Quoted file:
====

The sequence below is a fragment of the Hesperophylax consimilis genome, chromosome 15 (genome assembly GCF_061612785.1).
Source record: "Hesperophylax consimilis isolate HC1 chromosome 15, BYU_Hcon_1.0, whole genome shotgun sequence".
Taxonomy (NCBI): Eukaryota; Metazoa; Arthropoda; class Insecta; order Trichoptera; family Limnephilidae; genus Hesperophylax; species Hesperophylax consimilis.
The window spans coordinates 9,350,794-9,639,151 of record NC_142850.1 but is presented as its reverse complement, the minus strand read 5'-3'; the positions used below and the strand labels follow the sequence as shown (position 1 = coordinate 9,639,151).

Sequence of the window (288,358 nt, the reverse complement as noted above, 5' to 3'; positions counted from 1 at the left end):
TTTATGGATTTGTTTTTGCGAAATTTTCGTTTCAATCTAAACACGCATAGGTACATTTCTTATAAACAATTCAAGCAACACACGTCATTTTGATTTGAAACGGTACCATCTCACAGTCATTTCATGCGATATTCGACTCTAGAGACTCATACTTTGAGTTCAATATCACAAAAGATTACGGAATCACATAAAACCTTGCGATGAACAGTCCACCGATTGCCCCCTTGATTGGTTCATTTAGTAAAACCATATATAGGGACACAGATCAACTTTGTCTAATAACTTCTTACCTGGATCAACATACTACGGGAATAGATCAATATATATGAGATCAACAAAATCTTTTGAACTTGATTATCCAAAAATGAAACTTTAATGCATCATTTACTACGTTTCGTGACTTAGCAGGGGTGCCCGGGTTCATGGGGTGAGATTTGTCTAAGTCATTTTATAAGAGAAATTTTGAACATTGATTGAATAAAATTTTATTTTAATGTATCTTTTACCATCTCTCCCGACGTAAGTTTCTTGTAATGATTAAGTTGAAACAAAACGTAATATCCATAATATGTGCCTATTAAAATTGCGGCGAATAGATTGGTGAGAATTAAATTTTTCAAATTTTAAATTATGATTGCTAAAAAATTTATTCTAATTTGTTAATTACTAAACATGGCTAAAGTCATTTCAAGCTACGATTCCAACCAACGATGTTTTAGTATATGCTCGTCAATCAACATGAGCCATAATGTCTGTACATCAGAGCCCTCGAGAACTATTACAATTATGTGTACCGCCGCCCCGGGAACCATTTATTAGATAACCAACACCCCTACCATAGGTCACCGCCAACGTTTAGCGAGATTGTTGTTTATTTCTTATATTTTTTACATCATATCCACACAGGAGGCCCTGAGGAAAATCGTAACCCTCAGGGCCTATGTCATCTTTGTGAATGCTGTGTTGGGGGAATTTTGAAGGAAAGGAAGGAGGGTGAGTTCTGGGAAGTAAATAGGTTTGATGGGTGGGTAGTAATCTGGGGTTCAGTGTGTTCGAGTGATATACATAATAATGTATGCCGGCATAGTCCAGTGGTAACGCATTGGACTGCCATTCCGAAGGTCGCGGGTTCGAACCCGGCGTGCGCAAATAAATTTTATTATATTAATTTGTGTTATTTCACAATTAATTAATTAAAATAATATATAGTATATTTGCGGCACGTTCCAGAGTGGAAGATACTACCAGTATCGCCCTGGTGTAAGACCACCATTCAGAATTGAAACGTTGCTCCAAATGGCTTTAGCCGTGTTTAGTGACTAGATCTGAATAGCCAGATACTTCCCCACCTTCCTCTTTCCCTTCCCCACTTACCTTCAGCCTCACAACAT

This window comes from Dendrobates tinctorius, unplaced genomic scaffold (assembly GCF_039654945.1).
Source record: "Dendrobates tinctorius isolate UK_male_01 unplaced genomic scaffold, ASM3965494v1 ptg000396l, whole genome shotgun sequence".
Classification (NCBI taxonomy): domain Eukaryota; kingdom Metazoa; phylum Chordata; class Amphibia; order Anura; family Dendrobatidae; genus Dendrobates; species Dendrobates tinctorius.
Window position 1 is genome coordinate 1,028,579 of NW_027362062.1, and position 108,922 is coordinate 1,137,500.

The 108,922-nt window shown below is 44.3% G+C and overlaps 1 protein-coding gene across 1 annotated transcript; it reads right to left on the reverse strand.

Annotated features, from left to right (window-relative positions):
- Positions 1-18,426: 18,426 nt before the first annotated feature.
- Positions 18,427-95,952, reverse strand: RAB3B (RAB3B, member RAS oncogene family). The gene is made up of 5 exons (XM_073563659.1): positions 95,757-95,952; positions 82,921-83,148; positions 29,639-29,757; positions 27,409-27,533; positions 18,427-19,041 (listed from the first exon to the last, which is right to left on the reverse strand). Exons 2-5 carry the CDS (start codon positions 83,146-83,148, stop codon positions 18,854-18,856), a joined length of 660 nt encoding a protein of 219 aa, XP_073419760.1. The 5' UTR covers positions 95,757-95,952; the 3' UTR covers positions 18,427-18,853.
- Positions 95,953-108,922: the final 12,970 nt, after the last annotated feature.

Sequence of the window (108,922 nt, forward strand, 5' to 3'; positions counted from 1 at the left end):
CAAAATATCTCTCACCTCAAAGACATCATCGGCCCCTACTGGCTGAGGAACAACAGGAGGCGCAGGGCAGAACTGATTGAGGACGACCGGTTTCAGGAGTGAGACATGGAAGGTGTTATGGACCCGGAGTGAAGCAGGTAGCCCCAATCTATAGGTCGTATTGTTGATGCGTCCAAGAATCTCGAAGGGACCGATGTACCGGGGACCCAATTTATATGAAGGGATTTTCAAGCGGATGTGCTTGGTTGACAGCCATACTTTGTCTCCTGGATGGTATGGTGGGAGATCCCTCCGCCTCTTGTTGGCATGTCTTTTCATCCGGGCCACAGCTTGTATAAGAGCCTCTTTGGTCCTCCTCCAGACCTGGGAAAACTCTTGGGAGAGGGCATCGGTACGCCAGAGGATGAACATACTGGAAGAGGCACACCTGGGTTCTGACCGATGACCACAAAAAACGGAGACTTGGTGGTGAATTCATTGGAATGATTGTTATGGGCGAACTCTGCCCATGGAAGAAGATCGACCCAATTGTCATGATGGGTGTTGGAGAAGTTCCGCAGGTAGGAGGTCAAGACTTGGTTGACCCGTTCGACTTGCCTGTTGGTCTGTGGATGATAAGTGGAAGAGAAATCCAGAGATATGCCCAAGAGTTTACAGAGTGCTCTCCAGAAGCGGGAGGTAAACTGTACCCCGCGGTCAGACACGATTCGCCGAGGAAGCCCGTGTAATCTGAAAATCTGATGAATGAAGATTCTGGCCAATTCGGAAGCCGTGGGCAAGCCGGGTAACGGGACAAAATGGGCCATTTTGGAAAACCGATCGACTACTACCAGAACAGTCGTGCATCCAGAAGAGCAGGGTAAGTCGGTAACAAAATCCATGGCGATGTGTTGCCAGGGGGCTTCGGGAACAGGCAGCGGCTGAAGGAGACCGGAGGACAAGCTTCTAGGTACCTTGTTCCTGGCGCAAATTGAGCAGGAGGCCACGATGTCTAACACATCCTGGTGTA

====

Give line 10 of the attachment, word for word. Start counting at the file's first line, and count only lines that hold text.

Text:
Window position 1 is genome coordinate 1,028,579 of NW_027362062.1, and position 108,922 is coordinate 1,137,500.